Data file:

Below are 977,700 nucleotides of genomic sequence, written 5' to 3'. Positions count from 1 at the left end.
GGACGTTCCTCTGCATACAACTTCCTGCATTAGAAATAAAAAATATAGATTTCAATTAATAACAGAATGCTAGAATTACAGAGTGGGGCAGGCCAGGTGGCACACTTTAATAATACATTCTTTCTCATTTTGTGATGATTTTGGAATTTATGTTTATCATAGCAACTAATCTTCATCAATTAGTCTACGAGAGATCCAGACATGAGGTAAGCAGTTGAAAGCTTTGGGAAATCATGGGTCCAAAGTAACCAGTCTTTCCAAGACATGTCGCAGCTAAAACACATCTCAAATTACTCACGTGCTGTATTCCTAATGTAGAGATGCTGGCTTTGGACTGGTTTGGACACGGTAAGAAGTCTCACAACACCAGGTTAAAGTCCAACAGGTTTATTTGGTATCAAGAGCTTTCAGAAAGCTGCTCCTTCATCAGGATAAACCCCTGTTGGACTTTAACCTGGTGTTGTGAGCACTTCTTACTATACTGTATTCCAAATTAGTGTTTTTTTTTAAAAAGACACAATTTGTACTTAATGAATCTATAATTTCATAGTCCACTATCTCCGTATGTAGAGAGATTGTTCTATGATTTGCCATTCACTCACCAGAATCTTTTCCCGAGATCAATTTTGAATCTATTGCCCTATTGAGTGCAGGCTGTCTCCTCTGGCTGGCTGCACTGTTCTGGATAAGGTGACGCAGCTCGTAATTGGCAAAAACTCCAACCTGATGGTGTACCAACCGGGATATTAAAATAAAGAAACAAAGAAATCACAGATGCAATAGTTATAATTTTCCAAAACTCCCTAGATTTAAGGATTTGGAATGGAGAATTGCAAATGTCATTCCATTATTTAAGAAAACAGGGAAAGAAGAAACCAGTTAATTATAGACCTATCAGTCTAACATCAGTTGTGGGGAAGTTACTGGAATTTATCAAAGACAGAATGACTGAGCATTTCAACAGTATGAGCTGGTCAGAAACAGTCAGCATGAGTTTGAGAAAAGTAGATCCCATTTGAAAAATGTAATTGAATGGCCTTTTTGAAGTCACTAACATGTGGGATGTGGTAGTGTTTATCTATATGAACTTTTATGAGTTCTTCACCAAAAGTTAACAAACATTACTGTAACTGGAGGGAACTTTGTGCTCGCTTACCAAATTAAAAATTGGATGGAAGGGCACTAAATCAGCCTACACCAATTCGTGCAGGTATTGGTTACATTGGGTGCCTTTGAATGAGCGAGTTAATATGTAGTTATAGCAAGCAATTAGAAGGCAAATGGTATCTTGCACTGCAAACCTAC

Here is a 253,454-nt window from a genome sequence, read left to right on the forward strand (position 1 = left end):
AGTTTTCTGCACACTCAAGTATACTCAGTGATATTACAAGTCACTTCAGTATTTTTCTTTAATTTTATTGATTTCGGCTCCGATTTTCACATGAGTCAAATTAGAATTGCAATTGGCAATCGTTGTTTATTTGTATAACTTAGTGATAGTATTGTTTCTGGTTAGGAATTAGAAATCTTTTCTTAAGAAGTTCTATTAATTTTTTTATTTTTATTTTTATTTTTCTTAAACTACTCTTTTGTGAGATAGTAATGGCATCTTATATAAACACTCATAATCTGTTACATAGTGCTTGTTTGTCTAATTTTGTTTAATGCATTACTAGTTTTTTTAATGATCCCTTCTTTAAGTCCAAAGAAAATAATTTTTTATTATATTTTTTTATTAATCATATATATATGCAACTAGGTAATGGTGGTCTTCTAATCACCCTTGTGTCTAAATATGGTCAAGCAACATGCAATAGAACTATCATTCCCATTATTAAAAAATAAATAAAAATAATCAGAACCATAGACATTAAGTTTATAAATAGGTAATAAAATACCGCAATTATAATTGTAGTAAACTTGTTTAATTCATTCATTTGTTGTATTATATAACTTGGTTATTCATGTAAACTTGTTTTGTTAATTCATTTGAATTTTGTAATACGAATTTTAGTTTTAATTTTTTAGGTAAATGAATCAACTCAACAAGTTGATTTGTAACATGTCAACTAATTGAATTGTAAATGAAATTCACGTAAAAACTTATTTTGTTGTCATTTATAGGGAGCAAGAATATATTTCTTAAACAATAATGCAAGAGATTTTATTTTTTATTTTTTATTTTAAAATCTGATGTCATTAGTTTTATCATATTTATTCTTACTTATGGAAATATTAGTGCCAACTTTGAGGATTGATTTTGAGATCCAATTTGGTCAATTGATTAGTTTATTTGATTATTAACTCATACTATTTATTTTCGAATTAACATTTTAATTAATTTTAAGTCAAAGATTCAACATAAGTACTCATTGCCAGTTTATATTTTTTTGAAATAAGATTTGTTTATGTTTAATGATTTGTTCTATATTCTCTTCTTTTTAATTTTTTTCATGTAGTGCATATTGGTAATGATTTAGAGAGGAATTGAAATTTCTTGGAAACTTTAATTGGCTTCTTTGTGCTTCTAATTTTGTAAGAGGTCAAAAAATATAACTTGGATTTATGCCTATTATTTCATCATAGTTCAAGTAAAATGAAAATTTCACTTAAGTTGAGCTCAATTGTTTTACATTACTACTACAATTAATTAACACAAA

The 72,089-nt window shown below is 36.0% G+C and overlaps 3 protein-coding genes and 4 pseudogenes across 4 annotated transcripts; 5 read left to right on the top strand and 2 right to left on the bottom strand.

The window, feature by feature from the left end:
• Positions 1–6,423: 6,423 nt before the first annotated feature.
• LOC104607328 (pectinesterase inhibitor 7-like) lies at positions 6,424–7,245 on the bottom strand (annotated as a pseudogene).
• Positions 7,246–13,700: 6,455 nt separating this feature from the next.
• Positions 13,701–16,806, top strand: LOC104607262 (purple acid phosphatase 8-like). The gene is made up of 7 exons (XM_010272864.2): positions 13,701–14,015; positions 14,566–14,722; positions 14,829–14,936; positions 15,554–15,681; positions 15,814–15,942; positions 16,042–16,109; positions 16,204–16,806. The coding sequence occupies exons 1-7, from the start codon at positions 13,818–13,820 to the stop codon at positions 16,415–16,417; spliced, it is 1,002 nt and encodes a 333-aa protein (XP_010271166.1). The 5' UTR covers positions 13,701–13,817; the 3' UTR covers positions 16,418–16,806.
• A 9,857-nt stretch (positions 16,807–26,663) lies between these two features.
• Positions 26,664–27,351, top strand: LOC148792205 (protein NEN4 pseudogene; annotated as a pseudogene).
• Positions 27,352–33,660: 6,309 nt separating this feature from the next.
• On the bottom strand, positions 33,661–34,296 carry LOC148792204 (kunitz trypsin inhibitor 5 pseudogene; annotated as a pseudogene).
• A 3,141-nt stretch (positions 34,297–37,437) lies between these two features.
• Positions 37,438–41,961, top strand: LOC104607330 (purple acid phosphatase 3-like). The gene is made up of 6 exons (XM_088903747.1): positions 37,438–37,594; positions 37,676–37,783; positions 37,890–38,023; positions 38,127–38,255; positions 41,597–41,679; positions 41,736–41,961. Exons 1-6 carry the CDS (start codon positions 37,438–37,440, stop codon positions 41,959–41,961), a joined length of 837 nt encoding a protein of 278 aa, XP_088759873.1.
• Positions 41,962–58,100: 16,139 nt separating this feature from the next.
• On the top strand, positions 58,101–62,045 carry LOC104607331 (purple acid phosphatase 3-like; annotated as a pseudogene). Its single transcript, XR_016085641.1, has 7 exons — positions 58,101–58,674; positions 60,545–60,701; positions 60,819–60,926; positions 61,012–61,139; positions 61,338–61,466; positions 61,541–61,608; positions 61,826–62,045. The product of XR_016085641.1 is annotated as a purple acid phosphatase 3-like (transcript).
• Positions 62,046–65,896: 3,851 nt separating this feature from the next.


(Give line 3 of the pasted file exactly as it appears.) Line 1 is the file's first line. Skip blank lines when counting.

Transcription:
Here is a 253,454-nt window from a genome sequence, read left to right on the forward strand (position 1 = left end):